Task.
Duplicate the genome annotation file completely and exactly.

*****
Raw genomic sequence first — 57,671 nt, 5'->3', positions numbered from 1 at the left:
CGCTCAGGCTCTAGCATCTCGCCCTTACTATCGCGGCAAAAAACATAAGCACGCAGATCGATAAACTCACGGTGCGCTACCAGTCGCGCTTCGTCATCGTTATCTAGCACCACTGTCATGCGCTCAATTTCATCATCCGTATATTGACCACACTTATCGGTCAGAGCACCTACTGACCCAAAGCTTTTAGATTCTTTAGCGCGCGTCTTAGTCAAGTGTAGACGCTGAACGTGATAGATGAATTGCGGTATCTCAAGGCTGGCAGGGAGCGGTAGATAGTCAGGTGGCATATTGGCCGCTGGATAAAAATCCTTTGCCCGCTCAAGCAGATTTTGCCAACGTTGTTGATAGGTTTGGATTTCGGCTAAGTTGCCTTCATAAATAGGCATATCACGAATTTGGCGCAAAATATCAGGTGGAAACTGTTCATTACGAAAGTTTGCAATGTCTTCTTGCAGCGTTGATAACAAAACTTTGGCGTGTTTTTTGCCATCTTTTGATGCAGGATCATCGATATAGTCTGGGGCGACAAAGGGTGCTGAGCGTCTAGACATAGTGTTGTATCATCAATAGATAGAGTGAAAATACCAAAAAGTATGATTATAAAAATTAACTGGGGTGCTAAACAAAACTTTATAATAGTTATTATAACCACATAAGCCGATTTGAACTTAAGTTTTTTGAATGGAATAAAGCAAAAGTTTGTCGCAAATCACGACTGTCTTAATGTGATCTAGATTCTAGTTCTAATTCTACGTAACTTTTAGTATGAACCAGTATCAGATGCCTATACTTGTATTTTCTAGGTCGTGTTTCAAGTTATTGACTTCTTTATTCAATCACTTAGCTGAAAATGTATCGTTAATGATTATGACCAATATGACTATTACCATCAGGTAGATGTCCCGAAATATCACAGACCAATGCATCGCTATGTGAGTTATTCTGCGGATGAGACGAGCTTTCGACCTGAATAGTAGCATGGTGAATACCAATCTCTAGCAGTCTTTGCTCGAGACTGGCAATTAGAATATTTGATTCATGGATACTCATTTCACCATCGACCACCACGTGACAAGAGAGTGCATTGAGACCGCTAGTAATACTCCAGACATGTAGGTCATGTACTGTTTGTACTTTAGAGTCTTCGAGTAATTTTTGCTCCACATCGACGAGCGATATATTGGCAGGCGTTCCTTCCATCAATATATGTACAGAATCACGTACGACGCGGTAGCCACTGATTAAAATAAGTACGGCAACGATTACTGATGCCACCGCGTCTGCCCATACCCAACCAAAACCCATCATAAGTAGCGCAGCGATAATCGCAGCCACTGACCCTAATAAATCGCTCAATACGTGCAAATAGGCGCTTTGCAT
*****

Raw genomic sequence first — 57,671 nt, 5'->3', positions numbered from 1 at the left:
CGCTCAGGCTCTAGCATCTCGCCCTTACTATCGCGGCAAAAAACATAAGCACGCAGATCGATAAACTCACGGTGCGCTACCAGTCGCGCTTCGTCATCGTTATCTAGCACCACTGTCATGCGCTCAATTTCATCATCCGTATATTGACCACACTTATCGGTCAGAGCACCTACTGACCCAAAGCTTTTAGATTCTTTAGCGCGCGTCTTAGTCAAGTGTAGACGCTGAACGTGATAGATGAATTGCGGTATCTCAAGGCTGGCAGGGAGCGGTAGATAGTCAGGTGGCATATTGGCCGCTGGATAAAAATCCTTTGCCCGCTCAAGCAGATTTTGCCAACGTTGTTGATAGGTTTGGATTTCGGCTAAGTTGCCTTCATAAATAGGCATATCACGAATTTGGCGCAAAATATCAGGTGGAAACTGTTCATTACGAAAGTTTGCAATGTCTTCTTGCAGCGTTGATAACAAAACTTTGGCGTGTTTTTTGCCATCTTTTGATGCAGGATCATCGATATAGTCTGGGGCGACAAAGGGTGCTGAGCGTCTAGACATAGTGTTGTATCATCAATAGATAGAGTGAAAATACCAAAAAGTATGATTATAAAAATTAACTGGGGTGCTAAACAAAACTTTATAATAGTTATTATAACCACATAAGCCGATTTGAACTTAAGTTTTTTGAATGGAATAAAGCAAAAGTTTGTCGCAAATCACGACTGTCTTAATGTGATCTAGATTCTAGTTCTAATTCTACGTAACTTTTAGTATGAACCAGTATCAGATGCCTATACTTGTATTTTCTAGGTCGTGTTTCAAGTTATTGACTTCTTTATTCAATCACTTAGCTGAAAATGTATCGTTAATGATTATGACCAATATGACTATTACCATCAGGTAGATGTCCCGAAATATCACAGACCAATGCATCGCTATGTGAGTTATTCTGCGGATGAGACGAGCTTTCGACCTGAATAGTAGCATGGTGAATACCAATCTCTAGCAGTCTTTGCTCGAGACTGGCAATTAGAATATTTGATTCATGGATACTCATTTCACCATCGACCACCACGTGACAAGAGAGTGCATTGAGACCGCTAGTAATACTCCAGACATGTAGGTCATGTACTGTTTGTACTTTAGAGTCTTCGAGTAATTTTTGCTCCACATCGACGAGCGATATATTGGCAGGCGTTCCTTCCATCAATATATGTACAGAATCACGTACGACGCGGTAGCCACTGATTAAAATAAGTACGGCAACGATTACTGATGCCACCGCGTCTGCCCATACCCAACCAAAACCCATCATAAGTAGCGCAGCGATAATCGCAGCCACTGACCCTAATAAATCGCTCAATACGTGCAAATAGGCGCTTTGCAT